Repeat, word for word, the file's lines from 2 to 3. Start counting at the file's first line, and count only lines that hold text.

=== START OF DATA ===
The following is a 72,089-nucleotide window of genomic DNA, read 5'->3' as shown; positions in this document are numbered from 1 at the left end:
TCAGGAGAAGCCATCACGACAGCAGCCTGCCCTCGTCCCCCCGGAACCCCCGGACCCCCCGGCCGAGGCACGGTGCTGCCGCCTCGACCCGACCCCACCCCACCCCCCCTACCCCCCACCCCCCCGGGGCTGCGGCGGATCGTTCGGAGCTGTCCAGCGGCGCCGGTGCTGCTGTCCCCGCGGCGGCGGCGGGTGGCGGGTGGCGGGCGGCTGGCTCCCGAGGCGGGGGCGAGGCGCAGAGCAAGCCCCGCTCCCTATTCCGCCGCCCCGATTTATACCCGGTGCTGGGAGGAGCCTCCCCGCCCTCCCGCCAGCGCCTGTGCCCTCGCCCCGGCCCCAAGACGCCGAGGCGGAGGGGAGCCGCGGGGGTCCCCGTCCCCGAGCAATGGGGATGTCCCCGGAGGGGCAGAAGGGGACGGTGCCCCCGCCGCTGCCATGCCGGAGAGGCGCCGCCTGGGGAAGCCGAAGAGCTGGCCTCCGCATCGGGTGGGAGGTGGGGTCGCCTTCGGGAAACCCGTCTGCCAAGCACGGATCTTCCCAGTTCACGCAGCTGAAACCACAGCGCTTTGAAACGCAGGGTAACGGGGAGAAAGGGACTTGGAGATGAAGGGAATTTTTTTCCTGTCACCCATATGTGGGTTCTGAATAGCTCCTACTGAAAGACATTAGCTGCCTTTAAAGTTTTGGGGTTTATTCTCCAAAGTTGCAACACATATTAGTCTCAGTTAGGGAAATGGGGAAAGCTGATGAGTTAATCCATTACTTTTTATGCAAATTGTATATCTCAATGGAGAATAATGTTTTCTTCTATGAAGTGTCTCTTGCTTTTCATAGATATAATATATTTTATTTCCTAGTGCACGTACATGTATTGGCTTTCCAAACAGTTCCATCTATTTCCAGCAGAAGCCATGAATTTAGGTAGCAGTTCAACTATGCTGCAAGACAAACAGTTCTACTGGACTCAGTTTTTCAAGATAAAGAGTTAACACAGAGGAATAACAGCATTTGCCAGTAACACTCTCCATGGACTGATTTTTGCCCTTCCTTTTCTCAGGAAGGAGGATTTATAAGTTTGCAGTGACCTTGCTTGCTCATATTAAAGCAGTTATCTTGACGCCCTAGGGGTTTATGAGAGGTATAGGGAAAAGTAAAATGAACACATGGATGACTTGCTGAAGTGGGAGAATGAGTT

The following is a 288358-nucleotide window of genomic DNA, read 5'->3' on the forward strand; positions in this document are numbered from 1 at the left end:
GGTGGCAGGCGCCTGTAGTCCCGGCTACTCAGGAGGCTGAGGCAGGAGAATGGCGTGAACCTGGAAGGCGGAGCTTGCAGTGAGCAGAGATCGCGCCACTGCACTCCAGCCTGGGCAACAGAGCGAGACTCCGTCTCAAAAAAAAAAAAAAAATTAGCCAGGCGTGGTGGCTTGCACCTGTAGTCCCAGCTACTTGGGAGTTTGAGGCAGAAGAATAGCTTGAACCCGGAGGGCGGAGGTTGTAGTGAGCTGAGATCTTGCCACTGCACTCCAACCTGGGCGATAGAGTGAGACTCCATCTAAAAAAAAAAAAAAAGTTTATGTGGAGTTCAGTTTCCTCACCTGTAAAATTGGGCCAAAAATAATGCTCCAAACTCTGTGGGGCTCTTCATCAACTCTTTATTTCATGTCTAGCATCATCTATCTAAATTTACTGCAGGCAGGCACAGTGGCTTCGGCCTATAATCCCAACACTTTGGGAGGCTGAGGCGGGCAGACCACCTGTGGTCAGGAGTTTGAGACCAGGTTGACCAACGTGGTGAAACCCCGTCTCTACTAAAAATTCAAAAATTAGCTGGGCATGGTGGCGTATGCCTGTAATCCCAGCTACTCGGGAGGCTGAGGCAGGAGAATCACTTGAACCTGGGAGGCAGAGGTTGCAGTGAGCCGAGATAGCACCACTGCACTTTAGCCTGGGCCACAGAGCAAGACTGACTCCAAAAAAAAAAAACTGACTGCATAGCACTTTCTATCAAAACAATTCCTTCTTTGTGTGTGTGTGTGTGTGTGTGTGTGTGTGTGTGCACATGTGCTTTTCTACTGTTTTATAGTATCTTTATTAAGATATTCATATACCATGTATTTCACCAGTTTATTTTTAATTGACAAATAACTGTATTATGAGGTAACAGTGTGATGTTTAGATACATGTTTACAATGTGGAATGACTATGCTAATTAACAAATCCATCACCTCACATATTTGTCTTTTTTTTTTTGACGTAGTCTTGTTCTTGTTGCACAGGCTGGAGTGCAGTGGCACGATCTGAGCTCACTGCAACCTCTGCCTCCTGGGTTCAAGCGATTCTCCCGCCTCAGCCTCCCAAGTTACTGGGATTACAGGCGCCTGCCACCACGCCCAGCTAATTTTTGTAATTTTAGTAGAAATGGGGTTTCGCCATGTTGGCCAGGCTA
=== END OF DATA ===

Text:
TCAGGAGAAGCCATCACGACAGCAGCCTGCCCTCGTCCCCCCGGAACCCCCGGACCCCCCGGCCGAGGCACGGTGCTGCCGCCTCGACCCGACCCCACCCCACCCCCCCTACCCCCCACCCCCCCGGGGCTGCGGCGGATCGTTCGGAGCTGTCCAGCGGCGCCGGTGCTGCTGTCCCCGCGGCGGCGGCGGGTGGCGGGTGGCGGGCGGCTGGCTCCCGAGGCGGGGGCGAGGCGCAGAGCAAGCCCCGCTCCCTATTCCGCCGCCCCGATTTATACCCGGTGCTGGGAGGAGCCTCCCCGCCCTCCCGCCAGCGCCTGTGCCCTCGCCCCGGCCCCAAGACGCCGAGGCGGAGGGGAGCCGCGGGGGTCCCCGTCCCCGAGCAATGGGGATGTCCCCGGAGGGGCAGAAGGGGACGGTGCCCCCGCCGCTGCCATGCCGGAGAGGCGCCGCCTGGGGAAGCCGAAGAGCTGGCCTCCGCATCGGGTGGGAGGTGGGGTCGCCTTCGGGAAACCCGTCTGCCAAGCACGGATCTTCCCAGTTCACGCAGCTGAAACCACAGCGCTTTGAAACGCAGGGTAACGGGGAGAAAGGGACTTGGAGATGAAGGGAATTTTTTTCCTGTCACCCATATGTGGGTTCTGAATAGCTCCTACTGAAAGACATTAGCTGCCTTTAAAGTTTTGGGGTTTATTCTCCAAAGTTGCAACACATATTAGTCTCAGTTAGGGAAATGGGGAAAGCTGATGAGTTAATCCATTACTTTTTATGCAAATTGTATATCTCAATGGAGAATAATGTTTTCTTCTATGAAGTGTCTCTTGCTTTTCATAGATATAATATATTTTATTTCCTAGTGCACGTACATGTATTGGCTTTCCAAACAGTTCCATCTATTTCCAGCAGAAGCCATGAATTTAGGTAGCAGTTCAACTATGCTGCAAGACAAACAGTTCTACTGGACTCAGTTTTTCAAGATAAAGAGTTAACACAGAGGAATAACAGCATTTGCCAGTAACACTCTCCATGGACTGATTTTTGCCCTTCCTTTTCTCAGGAAGGAGGATTTATAAGTTTGCAGTGACCTTGCTTGCTCATATTAAAGCAGTTATCTTGACGCCCTAGGGGTTTATGAGAGGTATAGGGAAAAGTAAAATGAACACATGGATGACTTGCTGAAGTGGGAGAATGAGTT

The following is a 288358-nucleotide window of genomic DNA, read 5'->3' on the forward strand; positions in this document are numbered from 1 at the left end: